top of page

Sir John Charnley and the history of Hip Resurfacing

My new role is exposing me to the rich history the UK has in medical innovation...


As some of you may know, our tiny island has given rise to many life-changing medical innovations. It has now been 60 years since Charnley first pioneered modern total hip replacement and spent the next two decades refining all aspects of the procedure.


More than 1 million total hip replacements are now performed each year worldwide, and the procedure has been noted as the “operation of the century” (1). Understandably, this is Charnley’s most notable and well-known development.


However, would you be surprised if I said Charnley was the first to develop a total hip “Resurfacing”? Recently I attended the Bristol Hip Meeting, where I found myself in conversation with an orthopaedic fellow, who couldn’t quite grasp what I was saying when I mentioned Charnley’s 1951 development and simply didn’t believe there was a connection between Sir John Charnley and Hip Resurfacing.


Why is this so hard to believe? and more so, why isn’t the full history behind all of Charnley’s developments discussed and taught more widely?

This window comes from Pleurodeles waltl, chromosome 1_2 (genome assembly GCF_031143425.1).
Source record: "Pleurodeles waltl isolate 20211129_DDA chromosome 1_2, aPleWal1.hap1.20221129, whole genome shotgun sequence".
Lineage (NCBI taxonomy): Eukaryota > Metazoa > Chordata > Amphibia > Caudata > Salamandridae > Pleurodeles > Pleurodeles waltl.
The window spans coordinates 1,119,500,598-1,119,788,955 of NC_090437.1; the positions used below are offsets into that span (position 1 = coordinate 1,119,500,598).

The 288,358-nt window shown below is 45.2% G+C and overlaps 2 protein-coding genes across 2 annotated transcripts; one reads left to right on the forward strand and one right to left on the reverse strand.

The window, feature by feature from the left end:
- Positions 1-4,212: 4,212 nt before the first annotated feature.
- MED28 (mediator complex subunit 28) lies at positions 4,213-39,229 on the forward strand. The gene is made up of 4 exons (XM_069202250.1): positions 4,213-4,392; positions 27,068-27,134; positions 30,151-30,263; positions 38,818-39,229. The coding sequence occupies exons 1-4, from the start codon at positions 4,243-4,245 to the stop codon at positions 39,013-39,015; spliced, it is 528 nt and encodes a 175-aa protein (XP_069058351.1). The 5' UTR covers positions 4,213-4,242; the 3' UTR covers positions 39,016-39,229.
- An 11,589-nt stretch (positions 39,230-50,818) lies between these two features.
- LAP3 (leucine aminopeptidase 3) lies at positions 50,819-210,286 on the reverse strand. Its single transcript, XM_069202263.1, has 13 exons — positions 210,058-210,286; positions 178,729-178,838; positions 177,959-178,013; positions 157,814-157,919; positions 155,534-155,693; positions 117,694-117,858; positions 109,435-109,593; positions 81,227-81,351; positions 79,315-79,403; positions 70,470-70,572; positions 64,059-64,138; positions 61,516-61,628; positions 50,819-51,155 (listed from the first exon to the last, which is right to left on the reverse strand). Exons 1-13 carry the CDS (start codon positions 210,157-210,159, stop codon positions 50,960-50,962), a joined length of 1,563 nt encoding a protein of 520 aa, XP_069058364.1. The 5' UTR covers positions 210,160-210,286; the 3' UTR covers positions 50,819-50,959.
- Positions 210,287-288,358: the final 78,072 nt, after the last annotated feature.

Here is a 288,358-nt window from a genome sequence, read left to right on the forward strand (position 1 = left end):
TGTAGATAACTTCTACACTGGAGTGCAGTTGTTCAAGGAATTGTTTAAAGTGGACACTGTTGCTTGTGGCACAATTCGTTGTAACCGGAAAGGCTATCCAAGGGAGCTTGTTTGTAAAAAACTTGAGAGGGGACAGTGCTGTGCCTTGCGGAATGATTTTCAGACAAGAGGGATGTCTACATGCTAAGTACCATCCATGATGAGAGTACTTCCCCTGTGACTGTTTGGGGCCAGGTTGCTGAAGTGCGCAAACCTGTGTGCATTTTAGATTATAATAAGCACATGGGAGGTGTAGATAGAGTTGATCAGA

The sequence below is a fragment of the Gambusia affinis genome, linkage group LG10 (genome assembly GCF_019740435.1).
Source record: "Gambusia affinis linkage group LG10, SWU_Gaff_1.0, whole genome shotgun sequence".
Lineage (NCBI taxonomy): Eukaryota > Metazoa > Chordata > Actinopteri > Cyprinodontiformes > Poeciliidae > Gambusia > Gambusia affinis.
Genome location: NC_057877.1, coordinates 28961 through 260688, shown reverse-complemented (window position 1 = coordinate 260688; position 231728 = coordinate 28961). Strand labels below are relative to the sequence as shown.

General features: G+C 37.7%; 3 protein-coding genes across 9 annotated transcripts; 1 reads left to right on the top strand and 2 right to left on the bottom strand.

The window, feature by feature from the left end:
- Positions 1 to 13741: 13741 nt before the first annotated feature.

In the early 1950s, the concept of a double cup arthroplasty was introduced in which both the femur and acetabulum were fitted with articulating prostheses. Charnley was the first to develop a total hip resurfacing system of this nature using Teflon as the bearing material.


The use of concentric shells of Teflon was short-lived, owing to the overwhelming failure of these devices. Later, Charnley used the Teflon material as an acetabular bearing surface in the earliest versions of his low-frictional torque total hip replacements.


Charnley’s first instinct when looking to treat patients with debilitating hip disease was to explore a Hip Resurfacing procedure. It was unfortunate that the materials employed in this attempt did not deliver the results Sir John expected...


In my opinion, developments surrounding hip resurfacing would have contributed significantly to the evolution of Charnley’s modern total hip arthroplasty that we know of today.


I ask if the materials and fixation methods employed by Charnley during his Hip Resurfacing phase had proved to be more dependable, what would the global hip replacement market look like today?


Sources:

1: Learmonth ID, Young C, Rorabeck C. The operation of the century: total hip replacement. Lancet. 2007 Oct 27;370(9597):1508-19. doi: 10.1016/S0140-6736(07)60457-7. PMID: 17964352.

62 views1 comment
bottom of page